The unanimous position of the speakers was this: any development, regardless of location and timing, will disrupt the porcupine herd and the migratory birds that nest in the 1002 area. Disruption of the herd will mean catastrophic cultural and economic disruption for the Gwich’in.
It was fascinating. I learned a great deal about caribou: the scent glands in their feet that allow them to relay information about trail conditions and hazards, the vital nutrients that the cows and calves glean from the unique ecosystem of the coastal plain, and the cultural, economic and spiritual relationships Gwich’in people have with the caribou and have had for millennia.
Developing nonrenewable resources on the coastal plain is shortsighted. Attaching this provision to unrelated legislation was deceptive. I am disappointed in my government and disturbed by the speed with which all of this is moving forward. I am humbled by the activists in this community, some of whom have been fighting this battle for decades. I am hopeful that the voices of this community will be heard, that this process will be slowed and ultimately reversed, and that eventually the coastal plain will be protected as wilderness.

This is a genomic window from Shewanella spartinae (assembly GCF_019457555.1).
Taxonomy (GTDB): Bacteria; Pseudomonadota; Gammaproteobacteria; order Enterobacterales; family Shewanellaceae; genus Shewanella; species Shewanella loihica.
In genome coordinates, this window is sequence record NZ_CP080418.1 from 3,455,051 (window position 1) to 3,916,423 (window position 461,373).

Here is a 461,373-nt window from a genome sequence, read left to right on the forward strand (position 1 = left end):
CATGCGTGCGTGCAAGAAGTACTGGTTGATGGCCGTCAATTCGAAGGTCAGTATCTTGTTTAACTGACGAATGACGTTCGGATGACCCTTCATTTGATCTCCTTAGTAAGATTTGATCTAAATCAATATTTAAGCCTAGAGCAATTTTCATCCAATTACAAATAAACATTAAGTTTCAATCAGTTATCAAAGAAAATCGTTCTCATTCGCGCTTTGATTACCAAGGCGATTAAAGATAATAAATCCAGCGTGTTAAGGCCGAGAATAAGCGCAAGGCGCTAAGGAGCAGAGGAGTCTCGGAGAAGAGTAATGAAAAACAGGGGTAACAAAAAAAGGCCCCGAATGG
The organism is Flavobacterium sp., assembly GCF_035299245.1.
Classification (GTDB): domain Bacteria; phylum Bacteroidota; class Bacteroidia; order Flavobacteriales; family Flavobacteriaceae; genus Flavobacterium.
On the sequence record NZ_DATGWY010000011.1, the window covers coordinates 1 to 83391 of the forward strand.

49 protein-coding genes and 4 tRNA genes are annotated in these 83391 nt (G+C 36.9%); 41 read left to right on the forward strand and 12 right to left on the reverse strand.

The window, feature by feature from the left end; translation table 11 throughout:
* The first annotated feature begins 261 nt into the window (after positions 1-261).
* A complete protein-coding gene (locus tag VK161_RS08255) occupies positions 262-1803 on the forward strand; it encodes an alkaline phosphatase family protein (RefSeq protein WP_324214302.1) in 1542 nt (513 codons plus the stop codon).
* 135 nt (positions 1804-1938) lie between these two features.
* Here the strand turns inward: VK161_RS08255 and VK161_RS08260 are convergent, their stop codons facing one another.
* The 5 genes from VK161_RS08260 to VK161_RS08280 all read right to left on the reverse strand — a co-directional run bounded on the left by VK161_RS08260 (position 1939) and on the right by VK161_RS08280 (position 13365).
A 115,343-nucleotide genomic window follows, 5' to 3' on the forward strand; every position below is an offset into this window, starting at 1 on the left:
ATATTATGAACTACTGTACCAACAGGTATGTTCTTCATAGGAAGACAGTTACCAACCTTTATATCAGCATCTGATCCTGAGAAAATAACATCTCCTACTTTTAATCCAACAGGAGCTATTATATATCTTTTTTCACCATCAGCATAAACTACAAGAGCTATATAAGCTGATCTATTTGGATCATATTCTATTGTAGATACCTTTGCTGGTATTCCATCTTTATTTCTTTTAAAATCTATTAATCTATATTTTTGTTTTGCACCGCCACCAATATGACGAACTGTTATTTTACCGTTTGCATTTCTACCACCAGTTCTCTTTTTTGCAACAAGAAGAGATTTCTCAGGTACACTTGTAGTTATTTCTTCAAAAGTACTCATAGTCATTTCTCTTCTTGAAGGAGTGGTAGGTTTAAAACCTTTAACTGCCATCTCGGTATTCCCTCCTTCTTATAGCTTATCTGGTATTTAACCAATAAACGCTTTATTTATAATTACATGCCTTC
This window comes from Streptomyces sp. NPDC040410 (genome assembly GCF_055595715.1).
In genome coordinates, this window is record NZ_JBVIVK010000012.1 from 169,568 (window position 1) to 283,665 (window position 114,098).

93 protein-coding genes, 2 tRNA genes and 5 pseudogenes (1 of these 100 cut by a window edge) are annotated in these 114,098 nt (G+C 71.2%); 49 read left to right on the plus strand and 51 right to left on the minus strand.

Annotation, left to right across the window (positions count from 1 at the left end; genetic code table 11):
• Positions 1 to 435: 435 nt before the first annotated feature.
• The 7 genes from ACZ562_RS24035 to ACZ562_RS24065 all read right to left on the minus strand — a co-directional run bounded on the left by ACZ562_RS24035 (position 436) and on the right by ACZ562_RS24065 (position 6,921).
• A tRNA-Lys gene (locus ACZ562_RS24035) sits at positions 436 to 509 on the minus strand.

The tribe has requested an extension of the scoping period and that meetings be held in other Gwich’in communities, such as Fort Yukon, Beaver, Chalkyitsik and Circle. They have also requested a careful examination of the 1987 treaty that protects the Porcupine caribou and an invitation to the planning process for impacted Canadian communities.
Please consider lending your voice to theirs and seconding their very reasonable requests.